On Sunday January 29, 2017, Dustin Opheim was caught in an avalanche near Berthoud Pass on the southeast aspect of Russell. The avalanche incident was reported to the Colorado Avalanche Information Center – Dustin was ‘ Skier One’ in the CAIC report, and the only person caught in the avalanche. Dustin recounts his avalanche rescue experience in which he deployed BCA Float avalanche airbag and communicated to his group via his BC Link radios.
By Dustin Opheim
Snow + Weather Conditions:
It was a cloudy day with mild temperatures. The winds were calm while we ascended up the West Side of Berthoud Pass, Colorado. As we traversed over the saddle toward Russell, the wind became relatively strong out of the north. Avalanche conditions were rated as moderate, with a wind slab problem on pretty much all aspects but NNW – NNE. Local to the site of the slide, the snow was hard packed and wind blown. It was a hard wind slab on the aspect that broke.
I was using my BCA Float 27 Tech avalanche airbag, which I deployed, had my BCA Tracker3 avalanche beacon on, and was fully geared up carrying my BCA shovel and probe, and using my BCA Scepter poles.
The Group + Time of Day:
I was skiing with 2 friends, Dan and Rodney. I met both of them in our AIARE level 1 avalanche safety course in December 2015. Approximate time of the slide was noon.
Avalanche Incident – the Full Story:
On Sunday, January 29th, 2017, Dan, Rodney, and I met at the Berthoud Pass (Colorado) parking lot to go out for a few laps. We first climbed and skied the Hells Half Acre area on the east side of Berthoud Pass.
Next, we ascended the West Side out toward Russell. Our intention was to ski the pump house area and make our way toward Stanley’s. While on the saddle between West Side and Russell, we saw an area on the east side of Russell that looked like it might have some good snow to ski.
We traveled to Russell and climbed up the northeast face. The snow was very hard packed from the wind scouring it. When we reached the ridgeline that would allow us to drop into the east aspect, we decided that it was not safe to ski – it was too wind loaded. We decided to turn around. While turning around on the hard snow surface, my ski popped off and slid over the ridgeline and fell onto the east aspect, sticking in the snow a little below the area we had just decided not to ski.
We descended along the ridgeline, above the area we identified as high avalanche danger. At the bottom of the ridge, I stuck my other ski into the snow. In an effort to retrieve the lost ski, I descended and traversed along the east face on a lower grade than what we thought was dangerous. When I was about halfway across toward my lost ski, the hard slab broke about 30 feet above me. As I began to accelerate down the slope within the path of the avalanche, it knocked me to the ground.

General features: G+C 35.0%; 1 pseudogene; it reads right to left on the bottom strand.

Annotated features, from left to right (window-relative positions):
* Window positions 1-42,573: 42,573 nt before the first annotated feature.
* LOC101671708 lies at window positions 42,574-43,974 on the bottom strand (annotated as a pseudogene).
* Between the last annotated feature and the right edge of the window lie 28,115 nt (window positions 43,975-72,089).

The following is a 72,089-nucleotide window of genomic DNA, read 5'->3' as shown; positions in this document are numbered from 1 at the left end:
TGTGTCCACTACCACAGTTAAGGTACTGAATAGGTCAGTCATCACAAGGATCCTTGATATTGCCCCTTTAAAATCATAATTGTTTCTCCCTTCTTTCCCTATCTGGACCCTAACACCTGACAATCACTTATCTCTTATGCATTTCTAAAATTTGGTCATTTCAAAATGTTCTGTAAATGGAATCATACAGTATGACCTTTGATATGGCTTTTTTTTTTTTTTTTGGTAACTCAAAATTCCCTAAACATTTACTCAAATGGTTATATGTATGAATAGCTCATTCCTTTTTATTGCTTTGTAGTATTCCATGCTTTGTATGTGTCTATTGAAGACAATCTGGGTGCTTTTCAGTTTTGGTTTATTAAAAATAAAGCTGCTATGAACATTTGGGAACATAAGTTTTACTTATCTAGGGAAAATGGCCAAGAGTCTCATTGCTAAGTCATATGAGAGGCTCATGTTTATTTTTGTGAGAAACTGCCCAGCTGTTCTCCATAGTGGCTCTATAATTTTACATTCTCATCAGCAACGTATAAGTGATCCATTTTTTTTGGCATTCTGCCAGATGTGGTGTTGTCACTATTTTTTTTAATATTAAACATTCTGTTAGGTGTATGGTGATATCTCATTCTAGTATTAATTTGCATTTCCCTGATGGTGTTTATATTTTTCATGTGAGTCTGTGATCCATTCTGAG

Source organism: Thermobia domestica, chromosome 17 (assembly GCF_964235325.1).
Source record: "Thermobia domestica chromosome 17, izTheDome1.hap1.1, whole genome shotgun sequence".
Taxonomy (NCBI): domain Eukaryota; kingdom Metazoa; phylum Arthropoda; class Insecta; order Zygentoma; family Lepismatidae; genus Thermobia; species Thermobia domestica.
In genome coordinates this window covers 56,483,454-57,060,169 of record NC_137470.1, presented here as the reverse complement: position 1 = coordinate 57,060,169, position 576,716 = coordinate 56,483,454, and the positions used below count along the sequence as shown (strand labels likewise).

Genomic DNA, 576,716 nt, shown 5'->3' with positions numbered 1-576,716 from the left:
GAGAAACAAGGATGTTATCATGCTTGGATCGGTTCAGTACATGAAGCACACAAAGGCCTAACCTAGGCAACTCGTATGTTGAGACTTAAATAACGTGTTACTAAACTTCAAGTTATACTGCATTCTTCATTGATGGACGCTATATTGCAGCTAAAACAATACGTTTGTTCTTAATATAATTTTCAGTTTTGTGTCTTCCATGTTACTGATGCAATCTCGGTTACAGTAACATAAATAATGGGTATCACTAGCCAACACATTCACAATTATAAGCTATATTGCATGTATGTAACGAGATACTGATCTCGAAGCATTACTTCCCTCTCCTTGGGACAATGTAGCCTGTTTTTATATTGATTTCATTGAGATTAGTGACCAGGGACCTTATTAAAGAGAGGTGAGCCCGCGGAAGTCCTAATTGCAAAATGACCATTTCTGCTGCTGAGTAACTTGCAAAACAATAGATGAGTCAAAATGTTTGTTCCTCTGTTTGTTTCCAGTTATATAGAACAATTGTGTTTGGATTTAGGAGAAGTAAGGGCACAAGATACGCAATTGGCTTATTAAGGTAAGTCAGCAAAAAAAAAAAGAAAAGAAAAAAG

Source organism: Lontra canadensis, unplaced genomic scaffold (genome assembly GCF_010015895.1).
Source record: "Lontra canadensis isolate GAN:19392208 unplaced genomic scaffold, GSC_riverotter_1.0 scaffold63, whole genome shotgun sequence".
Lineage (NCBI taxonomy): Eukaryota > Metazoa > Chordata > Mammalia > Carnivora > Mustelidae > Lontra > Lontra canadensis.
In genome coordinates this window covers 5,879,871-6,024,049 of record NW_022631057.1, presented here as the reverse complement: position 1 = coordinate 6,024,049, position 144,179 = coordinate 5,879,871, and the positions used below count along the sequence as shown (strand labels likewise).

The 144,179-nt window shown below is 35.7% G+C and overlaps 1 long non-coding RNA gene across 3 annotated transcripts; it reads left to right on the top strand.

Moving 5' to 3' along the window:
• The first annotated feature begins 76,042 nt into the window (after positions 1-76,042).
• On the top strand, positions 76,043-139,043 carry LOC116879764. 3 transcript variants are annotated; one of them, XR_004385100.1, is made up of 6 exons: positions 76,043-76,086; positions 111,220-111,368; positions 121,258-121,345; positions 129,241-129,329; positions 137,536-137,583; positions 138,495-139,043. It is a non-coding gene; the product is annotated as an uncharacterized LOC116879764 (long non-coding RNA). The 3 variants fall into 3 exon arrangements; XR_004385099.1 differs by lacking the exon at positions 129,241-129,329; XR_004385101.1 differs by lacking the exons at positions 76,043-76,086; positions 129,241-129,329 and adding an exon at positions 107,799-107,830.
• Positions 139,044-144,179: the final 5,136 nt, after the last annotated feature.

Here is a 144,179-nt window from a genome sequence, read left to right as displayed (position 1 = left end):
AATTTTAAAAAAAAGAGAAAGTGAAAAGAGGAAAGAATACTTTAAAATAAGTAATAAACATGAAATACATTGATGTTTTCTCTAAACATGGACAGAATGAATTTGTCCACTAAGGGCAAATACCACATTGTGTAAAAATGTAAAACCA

After I began sliding on the ground with the avalanche slab cracking all around me, I pulled the ripcord trigger on my BCA float bag. Luckily, I came to a stop after roughly 30 feet and wasn’t buried in the snow at all. Immediately, I began talking to Dan and Rodney using our BC Link radios. They were still on the ridgeline and in safe terrain. No one was injured.
After the slide:
Knowing there was still potential hang fire above me, I began to descend through the slide path and looking for my ski. I wasn’t able to find it because it was buried in the avalanche debris. We all determined it was not safe to grab my other ski because it was over the ridgeline and there was a large crack that stemmed from the crown between it and them.
My friends then traversed to a different aspect and rode down to the bottom of the debris where they met me. They rode down the road along a skin track and I boot packed along the same route. Unfortunately I lost my skis and BCA scepter poles in the debris. The skis and poles remain on the mountain and can hopefully be retrieved later in the season when the snowpack turns isothermal, or during the spring thaw.
Everyone walked away with no injury, but a lesson learned: if a slope is too dangerous to ski, it’s also too dangerous to retrieve gear from.
Thank you BCA for all you do for the outdoors industry! Your great backcountry equipment kept me safe in an unfortunate situation.
(Note: Dustin went back a couple days ago, and found one of his missing skis!)
CAIC Avalanche Incident Summary
Party of 3 skiers ascended old ski lift line west of Berthoud Pass, and continued up the east ridge of Mt Russell. They did not like the looks of the east face and decided to turn around, at which point the first skier in the group lost a ski, which slid down slopes into the east/southeast-facing terrain of Russell; the very terrain they we’re trying to avoid. Skier one slid down the ridge to a point where he could see where the renegade ski had ended up. He left his other ski planted in the snow on the ridge, and began to descend on foot to retrieve his lost ski. Towards the bottom of the slope, the person on foot triggered a Wind Slab avalanche that broke approximately 30 ft above him. He was swept up in the debris, deployed his airbag, and was swept downhill around 30 ft. Fortunately, he was not buried in the avalanche debris, and came to rest uninjured on the surface. He lost a ski in the debris.